Australiana: Self-respect

Jun 30, 2009

by ANDREA JONES

Call it nostalgia, maybe even patriotism – but you would never call it kitsch. The latest explosion of Australiana in design is a sophisticated homage to our landscape and cultural icons.

Consider Johnny Chamaki’s Outlaw chair: a sinewy interpretation of artist Sidney Nolan’s Ned Kelly art work. Chamaki says his chair is inspired by a fond memory of creating a Ned Kelly mask at school.

More recently, Catherine Martin, production designer on the film Australia, was inspired by her research into outback homes and interiors of the early 20th century. The upshot has been the launch of Martin’s range of wallpapers and rugs, the Australiana Suite, depicting lyrebird feathers, eucalyptus and wattle silhouettes. She describes her designs as “patterns that have a sense of sophistication, fun, luxury and also a sense of history”. Later this year, she’ll launch a companion range of bed linen and homewares.

“There’s a new sophistication emerging in the interpretation of Australian motifs in contemporary Australian design,” says design curator Anne-Marie Van de Ven of Sydney’s Powerhouse Museum. “I doubt that it’s just nostalgia. I think there’s a maturing in the linking of simple historic elements with sophisticated design. There’s a new confidence there.”

It’s a view shared by Yosi Tal, whose company Designer Rugs commissions Australian designers – among them Catherine Martin – to apply their signature motifs to limited-edition rugs. “When we started, back in the 1980s, there was a view that in order for something to be good, it had to be from Europe or the US. But I think we have come of age in the last 10 years. Australians are in demand today: look at Akira [Isogawa] and Easton Pearson in fashion, our foodies are popular, even our Holden utes are very big. And people like Marc Newson are taking Australian design to the world. It’s a much-maligned phrase, but we do punch above our weight in the world.”

When Tal’s company recently adapted art works by the late Aboriginal designer Minnie Pwerle onto rugs, the response was global – even Tommy Hilfiger ordered one for the fashion label’s Amsterdam headquarters.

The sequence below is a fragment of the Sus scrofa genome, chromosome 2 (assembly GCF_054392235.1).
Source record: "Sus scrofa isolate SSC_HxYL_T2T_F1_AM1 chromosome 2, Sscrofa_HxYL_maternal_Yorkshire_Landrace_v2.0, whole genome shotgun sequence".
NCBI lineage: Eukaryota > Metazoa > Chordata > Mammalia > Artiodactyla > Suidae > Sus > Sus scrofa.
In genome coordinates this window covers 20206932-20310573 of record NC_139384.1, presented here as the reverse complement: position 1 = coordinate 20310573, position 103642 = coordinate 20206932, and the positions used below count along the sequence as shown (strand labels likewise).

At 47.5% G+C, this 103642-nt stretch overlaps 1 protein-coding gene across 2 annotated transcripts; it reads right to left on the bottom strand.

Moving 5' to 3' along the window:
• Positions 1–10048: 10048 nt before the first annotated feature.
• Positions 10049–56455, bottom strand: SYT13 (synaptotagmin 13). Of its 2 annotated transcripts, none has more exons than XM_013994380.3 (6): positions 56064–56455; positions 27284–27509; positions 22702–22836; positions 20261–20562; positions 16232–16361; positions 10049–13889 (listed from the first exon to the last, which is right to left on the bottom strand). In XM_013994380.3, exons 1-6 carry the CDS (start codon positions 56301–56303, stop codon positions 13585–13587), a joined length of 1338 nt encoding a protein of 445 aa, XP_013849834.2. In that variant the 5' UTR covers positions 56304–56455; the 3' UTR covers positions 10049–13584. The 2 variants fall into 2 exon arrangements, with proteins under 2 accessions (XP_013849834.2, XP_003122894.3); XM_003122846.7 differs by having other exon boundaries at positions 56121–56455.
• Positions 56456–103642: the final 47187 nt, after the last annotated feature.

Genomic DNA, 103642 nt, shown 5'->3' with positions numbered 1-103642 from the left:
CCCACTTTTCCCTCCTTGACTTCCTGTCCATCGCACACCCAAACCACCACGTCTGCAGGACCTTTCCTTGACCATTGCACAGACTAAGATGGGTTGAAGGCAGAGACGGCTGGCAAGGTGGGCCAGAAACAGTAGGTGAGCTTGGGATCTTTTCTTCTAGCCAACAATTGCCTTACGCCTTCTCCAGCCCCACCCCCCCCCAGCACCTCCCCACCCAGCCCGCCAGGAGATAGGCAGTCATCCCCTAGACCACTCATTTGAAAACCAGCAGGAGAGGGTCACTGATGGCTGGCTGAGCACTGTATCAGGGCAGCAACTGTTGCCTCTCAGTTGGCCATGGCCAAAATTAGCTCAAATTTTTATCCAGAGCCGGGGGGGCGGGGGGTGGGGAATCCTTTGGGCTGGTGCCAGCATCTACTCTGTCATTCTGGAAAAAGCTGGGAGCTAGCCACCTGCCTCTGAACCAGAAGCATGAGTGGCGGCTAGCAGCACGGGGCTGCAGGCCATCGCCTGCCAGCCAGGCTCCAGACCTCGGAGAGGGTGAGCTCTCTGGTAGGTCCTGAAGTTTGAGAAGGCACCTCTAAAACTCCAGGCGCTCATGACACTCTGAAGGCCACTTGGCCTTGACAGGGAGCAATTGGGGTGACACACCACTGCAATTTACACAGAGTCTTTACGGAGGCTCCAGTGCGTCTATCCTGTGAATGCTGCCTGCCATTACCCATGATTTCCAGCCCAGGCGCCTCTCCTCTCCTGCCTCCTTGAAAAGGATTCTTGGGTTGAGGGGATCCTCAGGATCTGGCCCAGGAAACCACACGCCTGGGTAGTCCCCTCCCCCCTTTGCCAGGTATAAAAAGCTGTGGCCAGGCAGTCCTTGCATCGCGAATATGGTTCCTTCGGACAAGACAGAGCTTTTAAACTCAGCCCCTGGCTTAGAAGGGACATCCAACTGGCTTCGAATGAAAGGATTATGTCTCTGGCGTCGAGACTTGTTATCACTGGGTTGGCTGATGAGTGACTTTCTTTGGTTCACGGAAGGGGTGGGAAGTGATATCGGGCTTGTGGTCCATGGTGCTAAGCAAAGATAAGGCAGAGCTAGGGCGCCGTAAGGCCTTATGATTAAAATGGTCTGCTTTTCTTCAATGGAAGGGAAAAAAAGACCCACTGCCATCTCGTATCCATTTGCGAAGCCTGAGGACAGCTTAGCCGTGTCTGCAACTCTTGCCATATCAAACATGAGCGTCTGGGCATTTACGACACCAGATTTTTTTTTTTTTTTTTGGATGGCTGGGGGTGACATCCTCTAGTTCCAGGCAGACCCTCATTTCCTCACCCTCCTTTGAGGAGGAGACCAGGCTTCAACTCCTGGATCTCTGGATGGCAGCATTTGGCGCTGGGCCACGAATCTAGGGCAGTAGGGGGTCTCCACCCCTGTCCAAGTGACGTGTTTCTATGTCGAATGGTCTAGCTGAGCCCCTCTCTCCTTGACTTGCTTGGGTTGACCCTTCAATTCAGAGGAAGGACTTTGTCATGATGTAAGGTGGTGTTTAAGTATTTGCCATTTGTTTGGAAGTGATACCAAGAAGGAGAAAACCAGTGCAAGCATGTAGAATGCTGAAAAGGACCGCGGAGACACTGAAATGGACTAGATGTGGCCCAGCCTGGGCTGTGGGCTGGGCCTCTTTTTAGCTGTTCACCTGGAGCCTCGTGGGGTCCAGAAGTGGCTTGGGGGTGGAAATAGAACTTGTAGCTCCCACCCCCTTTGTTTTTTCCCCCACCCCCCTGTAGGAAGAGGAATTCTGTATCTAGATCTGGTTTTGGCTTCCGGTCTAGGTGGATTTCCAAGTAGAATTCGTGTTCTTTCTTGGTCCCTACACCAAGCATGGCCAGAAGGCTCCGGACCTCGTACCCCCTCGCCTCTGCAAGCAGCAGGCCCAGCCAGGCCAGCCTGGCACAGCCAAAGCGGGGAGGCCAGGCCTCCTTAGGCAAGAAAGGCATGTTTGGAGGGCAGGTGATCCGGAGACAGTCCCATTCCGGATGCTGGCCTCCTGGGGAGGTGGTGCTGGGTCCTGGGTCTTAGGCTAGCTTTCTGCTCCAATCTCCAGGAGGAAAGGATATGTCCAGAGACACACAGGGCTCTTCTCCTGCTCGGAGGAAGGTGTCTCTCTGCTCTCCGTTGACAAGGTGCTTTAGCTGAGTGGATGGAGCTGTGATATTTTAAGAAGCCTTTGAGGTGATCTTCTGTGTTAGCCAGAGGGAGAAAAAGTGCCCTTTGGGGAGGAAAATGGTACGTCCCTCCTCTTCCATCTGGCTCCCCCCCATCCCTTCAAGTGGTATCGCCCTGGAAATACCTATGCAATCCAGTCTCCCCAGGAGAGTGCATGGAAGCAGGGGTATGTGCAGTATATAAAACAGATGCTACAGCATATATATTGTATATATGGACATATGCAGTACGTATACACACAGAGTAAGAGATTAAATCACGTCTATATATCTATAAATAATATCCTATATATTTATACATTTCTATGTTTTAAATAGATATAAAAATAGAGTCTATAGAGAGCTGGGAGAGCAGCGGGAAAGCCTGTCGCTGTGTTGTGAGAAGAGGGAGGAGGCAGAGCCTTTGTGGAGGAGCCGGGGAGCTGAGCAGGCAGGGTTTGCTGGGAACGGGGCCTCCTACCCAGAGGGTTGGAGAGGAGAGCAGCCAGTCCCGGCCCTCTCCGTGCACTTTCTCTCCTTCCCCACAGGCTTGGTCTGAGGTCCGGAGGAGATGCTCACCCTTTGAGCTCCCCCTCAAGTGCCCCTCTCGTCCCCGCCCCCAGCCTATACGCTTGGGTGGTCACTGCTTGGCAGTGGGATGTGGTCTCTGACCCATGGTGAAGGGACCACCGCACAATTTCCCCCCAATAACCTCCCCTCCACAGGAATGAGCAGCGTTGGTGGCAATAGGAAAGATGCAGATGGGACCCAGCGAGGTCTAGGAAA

It could be that the recent popularity of Aboriginal art is partly responsible for this enthusiasm for Australian symbols in design. As Van de Ven says, “The huge contemporary art movement has allowed us to revisit and reinterpret Australian motifs in an abstract and natural way.”

Curiously, one of the leading exponents of this new view in design is an Englishwoman. Julie Paterson arrived in Australia 20 years ago after a career designing traditional floral fabrics for the English interior-design market.

Mesmerised by the colours, shapes and strangeness of the Australian landscape after she had spent years creating pallid watercolours, Paterson designed striking new textiles such as Kangaroo Paw, Looking For Water and Two Up. Her company, Cloth, supplies these designs to luxury resorts and designer homes, as well as selling them by the metre to craft and decorating enthusiasts.

If you’re an expatriate feeling homesick, how about Rock Martin’s Kangaroo Seat? Melbourne designer Drew Martin says, “For me, the kangaroo is something familiar, something that feels comfortable. I’m from Far North Queensland and I grew up in the bush around kangaroos.” Just in case you’re wondering, Martin says, “People have often said, ‘Hang on, that’s the Qantas kangaroo.’ But there is actually quite a huge difference in the shape.” Look closely – it’s all in the tail.

Also pushing our nostalgia buttons are old bus and tram destination blinds – now popular as wall art. Perhaps you caught the No.42 tram to Melbourne’s Mont Albert as a schoolkid? Well, now you can celebrate it in your living room. In fact, Sydney designers Alice Flynn and Marika Jrv of PrintDolls have adapted the real thing onto smart, screen-printed canvases they’ve called All Stops To

“They are not actual reproductions,” Jrv says. “Original blinds tend to have the destinations listed in alphabetical order. We wanted ours to be geographically based, so it would relate more to the actual areas [in which] people lived.” Among their expanding range are the Palm Beach blind, listing all of Sydney’s popular northern and peninsula beaches, or the Geelong-Torquay blind, which takes in all the scenic stops along the Great Ocean Road.

But when it comes to playful designs, you’d be hard-pressed not to laugh at Suzie Stanford’s Tea Towel Chairs, whose covers are stitched together with old-fashioned souvenir tea towels. “I have been blown away by the response,” Stanford says. “I have had commissions from judges in the Northern Territory, TV personalities wanting to bring a piece of their family background into their lounge room, even international commissions for mining-themed chairs.”

All of these designs point to a renewed enthusiasm for depicting the Australian experience but, best of all, they’re touched with an Australian larrikin streak. As Drew Martin urges, “Take ’em home and make yourself smile every day when you look at them.”

Source: Qantas The Australian Way July 2009
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